computer-hardwareWhat comes to mind when you hear the word “computer”?

Do you envision a “tall box with buttons, slots and lights”, or do you see a screen with a mouse and keyboard in front of it? Do you see all of those individual parts as a single entity?

If I’m “on the computer”, that does not mean I’m sitting on top of a metal case looking bored. It means I’m sitting at my desk in front of my monitor, usually with one hand on my mouse and the other on my keyboard and a look of intense concentration, frustration or amusement on my face.

On the other hand, if “my computer is dead”, my monitor/keyboard/mouse are not even a part of the equation. They are fully capable of being dead all on their own without my computer being involved.

I find myself relying on the context to determine exactly what is meant when a computer is referenced. I am not alone. We speak very generally about computers, even when we have very specific thoughts to convey. But we all know the difference between the standard hardware (devices) that make up a complete computer system. Right?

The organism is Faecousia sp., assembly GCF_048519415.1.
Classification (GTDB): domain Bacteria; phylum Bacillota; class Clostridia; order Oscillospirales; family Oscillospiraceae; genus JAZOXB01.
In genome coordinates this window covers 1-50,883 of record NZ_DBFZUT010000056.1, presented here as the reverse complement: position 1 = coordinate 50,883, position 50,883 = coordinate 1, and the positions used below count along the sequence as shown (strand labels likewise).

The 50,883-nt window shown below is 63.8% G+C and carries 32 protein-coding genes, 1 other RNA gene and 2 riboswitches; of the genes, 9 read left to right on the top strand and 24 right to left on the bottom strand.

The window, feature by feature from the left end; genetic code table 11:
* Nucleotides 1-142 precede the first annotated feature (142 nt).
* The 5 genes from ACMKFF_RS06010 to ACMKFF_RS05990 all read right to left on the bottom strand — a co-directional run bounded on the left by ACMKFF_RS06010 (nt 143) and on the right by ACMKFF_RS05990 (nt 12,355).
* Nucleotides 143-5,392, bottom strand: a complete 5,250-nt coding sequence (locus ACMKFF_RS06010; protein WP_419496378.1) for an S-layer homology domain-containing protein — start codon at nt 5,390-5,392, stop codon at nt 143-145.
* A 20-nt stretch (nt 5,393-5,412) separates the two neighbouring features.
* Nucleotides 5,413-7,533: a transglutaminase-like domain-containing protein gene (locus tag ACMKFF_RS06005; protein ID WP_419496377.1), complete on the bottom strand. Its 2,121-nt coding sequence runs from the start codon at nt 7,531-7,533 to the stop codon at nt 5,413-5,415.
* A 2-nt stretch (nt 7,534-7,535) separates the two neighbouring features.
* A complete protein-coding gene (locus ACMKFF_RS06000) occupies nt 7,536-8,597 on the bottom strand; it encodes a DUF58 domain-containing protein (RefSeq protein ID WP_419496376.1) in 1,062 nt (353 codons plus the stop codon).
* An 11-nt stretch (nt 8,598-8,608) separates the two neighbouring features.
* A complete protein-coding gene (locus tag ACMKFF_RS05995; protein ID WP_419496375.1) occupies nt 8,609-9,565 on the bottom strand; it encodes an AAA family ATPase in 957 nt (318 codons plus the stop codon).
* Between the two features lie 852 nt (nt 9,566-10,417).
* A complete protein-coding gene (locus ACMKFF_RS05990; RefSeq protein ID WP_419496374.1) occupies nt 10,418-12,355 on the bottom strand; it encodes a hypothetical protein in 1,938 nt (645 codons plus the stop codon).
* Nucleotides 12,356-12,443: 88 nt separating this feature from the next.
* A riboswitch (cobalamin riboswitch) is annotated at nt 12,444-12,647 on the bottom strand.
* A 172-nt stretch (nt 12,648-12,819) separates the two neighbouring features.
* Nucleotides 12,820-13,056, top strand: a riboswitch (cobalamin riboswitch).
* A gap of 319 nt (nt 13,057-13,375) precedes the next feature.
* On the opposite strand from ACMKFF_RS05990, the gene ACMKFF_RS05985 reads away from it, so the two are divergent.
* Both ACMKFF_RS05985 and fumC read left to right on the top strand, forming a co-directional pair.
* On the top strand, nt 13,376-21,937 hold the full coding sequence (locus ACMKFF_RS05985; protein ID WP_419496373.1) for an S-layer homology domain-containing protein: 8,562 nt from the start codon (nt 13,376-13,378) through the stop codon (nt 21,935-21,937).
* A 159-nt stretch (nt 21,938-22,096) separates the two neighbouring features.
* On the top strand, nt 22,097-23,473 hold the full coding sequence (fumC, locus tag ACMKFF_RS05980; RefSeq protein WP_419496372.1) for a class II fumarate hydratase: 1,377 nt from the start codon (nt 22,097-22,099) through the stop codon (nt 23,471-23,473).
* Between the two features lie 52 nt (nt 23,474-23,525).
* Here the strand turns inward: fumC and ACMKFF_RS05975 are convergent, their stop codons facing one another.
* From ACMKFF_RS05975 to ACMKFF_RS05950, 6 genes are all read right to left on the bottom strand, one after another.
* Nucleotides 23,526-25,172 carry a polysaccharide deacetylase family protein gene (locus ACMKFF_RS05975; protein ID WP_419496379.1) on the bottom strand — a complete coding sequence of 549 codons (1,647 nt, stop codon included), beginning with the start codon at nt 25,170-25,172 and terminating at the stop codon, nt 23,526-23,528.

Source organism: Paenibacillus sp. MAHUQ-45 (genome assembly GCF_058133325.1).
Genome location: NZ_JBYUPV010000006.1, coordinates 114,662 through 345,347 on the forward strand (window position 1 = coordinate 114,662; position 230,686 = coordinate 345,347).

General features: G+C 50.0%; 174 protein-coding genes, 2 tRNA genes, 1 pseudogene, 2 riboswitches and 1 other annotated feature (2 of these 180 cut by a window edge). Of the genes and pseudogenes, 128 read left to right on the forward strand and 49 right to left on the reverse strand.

The computer is the part of the system that does all of the actual work. It looks like a box with a bunch of sockets in the back and some buttons/lights/slots in the front. Inside, it has a bunch of components that work together to allow it to process tasks, store data and generally perform like a computer should. A computer is sometimes called a “tower”.

All of the other parts have names of their own, because they are not computers. They are (very important!) tools that allow you to interact with your computer. Without them, your computer is not of much use.

There are two main categories of devices that can be plugged into a computer: input and output. Input devices allow data to be sent to a computer (like keyboards, mice, etc.) and output devices allow the computer to send data to you (like monitors, printers, etc.).

The “screen” is called a monitor, and is the most common output device that gets plugged into a computer.

The two most common input devices are the keyboard and the mouse. I’ll devote an entire series to each of them later on.

Now, not to be confusing or anything, but laptops are another story entirely. Laptops (commonly called “notebooks”) are a computer with a built-in monitor, keyboard and mouse (usually in the form of a touch pad). I’ve always gotten the impression that laptops are somehow cheating. (Please don’t tell anyone that I’m writing this on a laptop.)

See what I did there, leaving you the mental image of me, pen or pencil in hand, writing on an electronic device? (Or am I the only person that gets those mental images?)